Local governments increased their commitment to risk management over the past decade, as they met the challenges posed by several major natural disaster and terrorism events. Better local government loss prevention, crisis management and risk communication resulted. We now face a more prolonged, national disaster: a major economic downturn.
This latest disaster threatens to erode, rather than strengthen, local government risk management. Risk management must demonstrate its centrality to the government’s mission and find ways to succeed with fewer resources.
A key attribute of a strong risk management program is vision; the ability to anticipate and address emerging risk prior to a critical event. The following are a few difficult risk issues that public sector should think about in the coming year:
- Increased Demand for Services. One predictable outcome of an economic downturn is increased criminal activity. Another is an increased need for social services. The government must evaluate whether it has sufficient capacity to handle the increased responsibility.
Are the courts able to handle an increase in their case load?
Will sheriffs and police officers become more involved in non-core activities, such as foreclosures/evictions or increased domestic disturbances?
Can the jails accommodate an increase in population?
Will non-sworn personnel (police aides, volunteers) be used to enforce codes/laws?
Will unmarked cars be used to transport arrested persons and on other official business, due to a lack of marked police cruisers?
Do social services agencies have the resources to provide added assistance to families in trouble?
- Privacy Concerns. As local law enforcement agencies work with Homeland Security to protect against terrorist attacks, there may be more claims alleging breach of privacy.
Have law enforcement policies been updated to reflect privacy issues under federal/state laws? Has the agency created special units to handle cyber crimes and to protect information related to those crimes?
- Using Technology to Address Risk Issues. Technology is an important tool for addressing many societal risk issues, including disasters, dwindling natural resources, and homeland security. But it must be used with care to avoid negative consequences.
Will government be liable if the technology fails to achieve its purpose or causes damage?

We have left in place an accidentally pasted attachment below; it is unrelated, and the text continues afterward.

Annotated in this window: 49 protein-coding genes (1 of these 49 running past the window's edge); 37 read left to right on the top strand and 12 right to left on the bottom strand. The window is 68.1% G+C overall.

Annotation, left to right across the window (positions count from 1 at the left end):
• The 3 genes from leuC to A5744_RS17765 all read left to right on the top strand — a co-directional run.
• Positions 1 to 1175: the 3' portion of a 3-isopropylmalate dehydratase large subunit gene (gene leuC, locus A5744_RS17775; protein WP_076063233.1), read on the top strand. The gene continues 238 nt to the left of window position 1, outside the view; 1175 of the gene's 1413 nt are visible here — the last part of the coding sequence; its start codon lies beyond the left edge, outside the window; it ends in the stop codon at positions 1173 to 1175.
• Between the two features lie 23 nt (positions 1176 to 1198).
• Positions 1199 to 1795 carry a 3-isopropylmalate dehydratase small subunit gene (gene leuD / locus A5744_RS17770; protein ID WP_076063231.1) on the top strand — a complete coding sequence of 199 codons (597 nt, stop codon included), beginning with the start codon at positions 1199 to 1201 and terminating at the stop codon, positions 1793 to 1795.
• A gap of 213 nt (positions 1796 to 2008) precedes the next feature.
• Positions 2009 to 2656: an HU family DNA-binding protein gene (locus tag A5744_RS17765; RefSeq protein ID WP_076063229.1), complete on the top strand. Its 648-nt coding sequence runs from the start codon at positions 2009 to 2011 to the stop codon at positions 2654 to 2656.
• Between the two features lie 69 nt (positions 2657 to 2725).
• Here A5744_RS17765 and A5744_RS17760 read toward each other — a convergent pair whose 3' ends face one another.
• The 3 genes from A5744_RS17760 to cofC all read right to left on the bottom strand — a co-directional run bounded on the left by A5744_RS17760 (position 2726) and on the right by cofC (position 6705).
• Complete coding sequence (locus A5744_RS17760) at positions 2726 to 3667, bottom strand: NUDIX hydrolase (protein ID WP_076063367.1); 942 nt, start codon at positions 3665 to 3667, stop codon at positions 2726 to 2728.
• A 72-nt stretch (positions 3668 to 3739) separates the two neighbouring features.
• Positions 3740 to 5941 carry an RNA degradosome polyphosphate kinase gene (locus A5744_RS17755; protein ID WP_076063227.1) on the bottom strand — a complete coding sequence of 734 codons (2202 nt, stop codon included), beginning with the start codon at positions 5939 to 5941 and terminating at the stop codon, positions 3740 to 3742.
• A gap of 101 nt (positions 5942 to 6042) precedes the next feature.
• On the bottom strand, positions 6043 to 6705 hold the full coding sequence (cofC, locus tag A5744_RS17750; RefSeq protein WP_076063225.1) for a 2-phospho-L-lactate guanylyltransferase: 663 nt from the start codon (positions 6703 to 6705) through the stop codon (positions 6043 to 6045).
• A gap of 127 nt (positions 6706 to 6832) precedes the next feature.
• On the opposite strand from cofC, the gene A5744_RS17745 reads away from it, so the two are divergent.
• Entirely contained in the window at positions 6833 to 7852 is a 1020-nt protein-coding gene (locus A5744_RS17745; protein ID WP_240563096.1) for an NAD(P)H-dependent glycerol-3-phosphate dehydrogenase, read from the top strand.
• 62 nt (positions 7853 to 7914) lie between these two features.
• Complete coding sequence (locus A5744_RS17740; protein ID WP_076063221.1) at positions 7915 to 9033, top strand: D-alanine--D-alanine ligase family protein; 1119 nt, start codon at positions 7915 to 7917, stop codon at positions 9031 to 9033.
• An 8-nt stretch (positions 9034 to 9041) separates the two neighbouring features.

Will technology providers require liability protection in exchange for participation in efforts to manage societal risk? (Examples are telecommunications and vaccine providers.)
- Public Health Emergencies. Local governments are closely involved in managing public health emergencies, such as pandemic illness or bioterrorism. They must know in advance the extent of their legal authority to quarantine individuals, close schools and public gathering places, shut down transportation, and take other steps to reduce the spread of communicable illness. To the extent possible, plans should be shared in advance with all government employees.
Will mandatory quarantines or business closures result in lawsuits?
How will emergency responders be protected from infection?
Will the government be responsible for the safety and actions of volunteers who assist with care of the ill?
How will the jail manage a pandemic that threatens the incarcerated population?
- Benchmarking and Performance Measurement. Benchmarking and performance measurement help risk management demonstrate its value by providing quantitative evidence to support its priorities, decisions, programs and results.
Share documents, procedures and ideas with other governments to promote better performance.
Use cost/benefit analysis and measurements to identify areas with high frequencies or severe claims.
Maintain regular communication with a group of governments (peer group) that are similar to your organization.
Join PERI’s Data Exchange to gain state/ national comparison.
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